Panelists presented to a packed audience at the UO School of Law how prisons are linked not only to oppression, but how these “often-overpopulated human warehouses” are also tied to direct and indirect environmental degradation and environmental racism, and are now being rebranded as part of a “green economy.”

Paul Wright, editor and executive director of Prison Legal News and Human Rights Defense Center (HRDC) and a prisoner until his release in 2003, gave the example of Stafford Creek Corrections Center in Aberdeen, Washington, when speaking of how prisons are often built in areas that have been exploited by logging and mining. “The trees are gone, the jobs are gone but, hey, we will build a prison,” Wright said.

He pointed to the example of California’s Kern Valley State Prison, where arsenic was discovered in the water weeks after its 2005 opening, and yet six years later, men incarcerated there were still forced to drink the unhealthy water.


For Shame! Public Shaming Sentences on the Rise

dunce_capFrom Prison Legal News/ by David M. Reutter

Punishments intended to shame offenders for wrongdoing, popular throughout history, are once again on the rise – particularly as penalties imposed by judges who enjoy seeing their names in the newspaper or on television due to their “creative” sentencing practices.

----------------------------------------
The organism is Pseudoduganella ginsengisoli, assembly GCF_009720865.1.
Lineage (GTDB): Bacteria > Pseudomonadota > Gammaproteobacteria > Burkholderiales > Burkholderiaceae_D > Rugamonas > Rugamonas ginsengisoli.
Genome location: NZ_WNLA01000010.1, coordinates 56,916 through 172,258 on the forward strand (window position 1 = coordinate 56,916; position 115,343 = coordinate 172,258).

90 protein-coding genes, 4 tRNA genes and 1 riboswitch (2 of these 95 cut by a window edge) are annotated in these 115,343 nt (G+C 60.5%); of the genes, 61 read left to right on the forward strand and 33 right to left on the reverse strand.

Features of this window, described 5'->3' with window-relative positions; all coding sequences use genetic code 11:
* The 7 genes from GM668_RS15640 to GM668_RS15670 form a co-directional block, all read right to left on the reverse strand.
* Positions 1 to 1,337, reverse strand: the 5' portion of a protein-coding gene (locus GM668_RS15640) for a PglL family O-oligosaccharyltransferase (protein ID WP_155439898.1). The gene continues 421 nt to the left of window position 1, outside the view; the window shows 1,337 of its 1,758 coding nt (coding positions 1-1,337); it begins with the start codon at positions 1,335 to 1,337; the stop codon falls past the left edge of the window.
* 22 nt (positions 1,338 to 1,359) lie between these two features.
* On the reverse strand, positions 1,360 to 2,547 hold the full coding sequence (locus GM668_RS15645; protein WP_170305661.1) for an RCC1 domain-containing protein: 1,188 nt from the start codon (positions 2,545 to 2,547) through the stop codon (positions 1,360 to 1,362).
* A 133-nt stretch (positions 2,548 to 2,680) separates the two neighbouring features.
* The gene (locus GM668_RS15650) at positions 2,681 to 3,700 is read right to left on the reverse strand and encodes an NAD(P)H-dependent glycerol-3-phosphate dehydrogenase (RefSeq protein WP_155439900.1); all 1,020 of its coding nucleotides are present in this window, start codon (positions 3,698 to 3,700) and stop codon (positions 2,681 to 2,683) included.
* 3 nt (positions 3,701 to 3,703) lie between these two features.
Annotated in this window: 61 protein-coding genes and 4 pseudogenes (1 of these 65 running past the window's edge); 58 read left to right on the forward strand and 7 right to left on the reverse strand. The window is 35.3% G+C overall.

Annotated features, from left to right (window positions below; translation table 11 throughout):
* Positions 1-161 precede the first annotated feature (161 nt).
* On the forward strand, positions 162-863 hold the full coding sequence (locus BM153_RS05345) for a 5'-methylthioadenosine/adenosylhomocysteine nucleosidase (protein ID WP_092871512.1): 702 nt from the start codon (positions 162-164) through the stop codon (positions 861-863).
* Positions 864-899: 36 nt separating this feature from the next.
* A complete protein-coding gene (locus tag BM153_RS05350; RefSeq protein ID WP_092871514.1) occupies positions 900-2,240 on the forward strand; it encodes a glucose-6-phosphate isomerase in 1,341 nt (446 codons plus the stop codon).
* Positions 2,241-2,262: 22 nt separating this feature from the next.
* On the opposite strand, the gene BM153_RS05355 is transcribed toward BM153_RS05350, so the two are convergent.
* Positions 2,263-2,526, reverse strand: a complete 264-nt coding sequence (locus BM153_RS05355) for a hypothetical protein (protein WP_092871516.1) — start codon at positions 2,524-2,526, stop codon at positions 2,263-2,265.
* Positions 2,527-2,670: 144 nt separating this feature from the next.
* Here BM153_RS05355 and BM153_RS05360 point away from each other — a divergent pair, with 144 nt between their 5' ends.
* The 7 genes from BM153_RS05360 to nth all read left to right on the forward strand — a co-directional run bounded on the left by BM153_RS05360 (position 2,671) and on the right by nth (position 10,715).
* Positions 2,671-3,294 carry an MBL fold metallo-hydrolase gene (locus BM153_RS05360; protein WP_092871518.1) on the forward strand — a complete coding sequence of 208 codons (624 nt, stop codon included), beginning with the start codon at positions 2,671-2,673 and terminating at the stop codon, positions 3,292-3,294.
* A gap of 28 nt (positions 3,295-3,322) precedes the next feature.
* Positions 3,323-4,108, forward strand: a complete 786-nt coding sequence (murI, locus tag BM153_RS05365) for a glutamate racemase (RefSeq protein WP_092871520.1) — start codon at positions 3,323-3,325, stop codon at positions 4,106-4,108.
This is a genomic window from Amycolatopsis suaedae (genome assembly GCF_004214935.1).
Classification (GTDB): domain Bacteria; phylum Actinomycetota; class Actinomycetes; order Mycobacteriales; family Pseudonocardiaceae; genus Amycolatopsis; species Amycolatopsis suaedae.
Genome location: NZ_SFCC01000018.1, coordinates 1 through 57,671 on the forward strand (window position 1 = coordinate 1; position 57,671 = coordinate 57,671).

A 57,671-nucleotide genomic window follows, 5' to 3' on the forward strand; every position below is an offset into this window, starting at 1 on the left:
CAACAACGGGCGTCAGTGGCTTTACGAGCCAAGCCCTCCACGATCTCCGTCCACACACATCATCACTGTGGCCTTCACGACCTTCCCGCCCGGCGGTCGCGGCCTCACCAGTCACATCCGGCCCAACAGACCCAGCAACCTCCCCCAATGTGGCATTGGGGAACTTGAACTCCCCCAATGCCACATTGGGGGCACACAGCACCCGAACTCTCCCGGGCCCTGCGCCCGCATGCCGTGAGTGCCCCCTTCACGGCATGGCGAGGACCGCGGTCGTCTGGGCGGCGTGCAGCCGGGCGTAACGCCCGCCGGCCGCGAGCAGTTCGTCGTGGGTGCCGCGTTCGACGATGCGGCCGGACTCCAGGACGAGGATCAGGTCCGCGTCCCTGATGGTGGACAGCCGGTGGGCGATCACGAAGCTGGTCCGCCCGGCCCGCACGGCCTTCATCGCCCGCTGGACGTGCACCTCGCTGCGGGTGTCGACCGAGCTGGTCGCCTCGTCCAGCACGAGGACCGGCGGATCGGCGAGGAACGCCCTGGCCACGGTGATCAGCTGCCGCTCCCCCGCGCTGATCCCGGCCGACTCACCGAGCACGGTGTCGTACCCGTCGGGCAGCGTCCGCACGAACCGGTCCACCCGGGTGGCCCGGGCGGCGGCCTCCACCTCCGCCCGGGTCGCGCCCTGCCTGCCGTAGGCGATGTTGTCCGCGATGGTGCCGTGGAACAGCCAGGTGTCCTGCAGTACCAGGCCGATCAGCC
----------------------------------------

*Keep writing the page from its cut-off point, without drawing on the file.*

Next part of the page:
Whether judges hand down sentences that humiliate defendants for the purpose of entertainment, self-aggrandizement or as a unique way of deterring crime with a “punishment that fits” is subject to debate. The only certainty is that most sanctions designed to shame offenders are legal, so long as judges do not go too far.

Shaming criminals has long been an integral part of America’s criminal justice system, and public whipping and the stocks were commonly used in Puritan and colonial times. During that era, imprisonment was reserved for debtors and those awaiting trial; upon conviction, a judge could order an offender to be executed, flogged, banished or shamed. (more…)

The 5 Best Items to Send to Your Loved One in Prison

certain_days_political_prisonerFrom Huffington Post

As most prisoners’ families already know, there aren’t many comforts from home that you can send to an incarcerated loved one. This is largely due to onerous correspondence restrictions that are in place in virtually every jail and prison in the country. Gone are the days of care packages, clothes packages, Christmas packages from home and even some publications due to them featuring nudity or other adult or violent content.

While many items are prohibited in American jails and prisons, some are still allowed. And it is these items that can make a stay in the slammer that much more bearable and less toxic.

This article presents the five top items that you can send your loved one in prison which will immediately improve their quality of life.